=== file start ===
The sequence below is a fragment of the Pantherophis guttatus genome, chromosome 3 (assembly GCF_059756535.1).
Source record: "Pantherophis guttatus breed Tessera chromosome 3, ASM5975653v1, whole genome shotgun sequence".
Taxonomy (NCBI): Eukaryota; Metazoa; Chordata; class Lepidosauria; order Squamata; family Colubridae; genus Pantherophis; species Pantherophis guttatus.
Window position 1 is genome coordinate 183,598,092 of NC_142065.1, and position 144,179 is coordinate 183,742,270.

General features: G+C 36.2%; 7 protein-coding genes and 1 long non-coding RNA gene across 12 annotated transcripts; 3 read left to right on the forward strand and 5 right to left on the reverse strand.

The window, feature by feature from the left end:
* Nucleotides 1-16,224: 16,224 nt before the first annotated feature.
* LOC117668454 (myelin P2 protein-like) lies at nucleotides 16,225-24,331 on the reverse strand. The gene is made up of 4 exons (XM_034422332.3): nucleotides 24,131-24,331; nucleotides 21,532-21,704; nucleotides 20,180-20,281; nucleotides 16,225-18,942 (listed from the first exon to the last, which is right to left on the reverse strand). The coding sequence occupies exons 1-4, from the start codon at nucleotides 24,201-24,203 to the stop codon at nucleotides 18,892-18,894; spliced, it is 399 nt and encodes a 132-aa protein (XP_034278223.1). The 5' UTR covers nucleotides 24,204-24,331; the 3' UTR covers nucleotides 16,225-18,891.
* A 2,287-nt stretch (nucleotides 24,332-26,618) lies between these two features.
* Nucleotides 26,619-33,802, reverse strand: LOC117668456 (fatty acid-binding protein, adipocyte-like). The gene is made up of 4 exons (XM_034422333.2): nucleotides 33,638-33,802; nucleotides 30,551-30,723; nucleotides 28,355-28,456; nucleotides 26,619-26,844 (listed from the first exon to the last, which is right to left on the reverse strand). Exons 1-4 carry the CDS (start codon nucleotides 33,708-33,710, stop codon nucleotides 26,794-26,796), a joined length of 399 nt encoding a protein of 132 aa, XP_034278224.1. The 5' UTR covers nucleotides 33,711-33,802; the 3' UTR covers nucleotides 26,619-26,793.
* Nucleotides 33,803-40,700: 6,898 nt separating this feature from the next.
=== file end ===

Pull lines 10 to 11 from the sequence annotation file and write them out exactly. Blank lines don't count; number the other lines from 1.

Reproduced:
* Nucleotides 26,619-33,802, reverse strand: LOC117668456 (fatty acid-binding protein, adipocyte-like). The gene is made up of 4 exons (XM_034422333.2): nucleotides 33,638-33,802; nucleotides 30,551-30,723; nucleotides 28,355-28,456; nucleotides 26,619-26,844 (listed from the first exon to the last, which is right to left on the reverse strand). Exons 1-4 carry the CDS (start codon nucleotides 33,708-33,710, stop codon nucleotides 26,794-26,796), a joined length of 399 nt encoding a protein of 132 aa, XP_034278224.1. The 5' UTR covers nucleotides 33,711-33,802; the 3' UTR covers nucleotides 26,619-26,793.
* Nucleotides 33,803-40,700: 6,898 nt separating this feature from the next.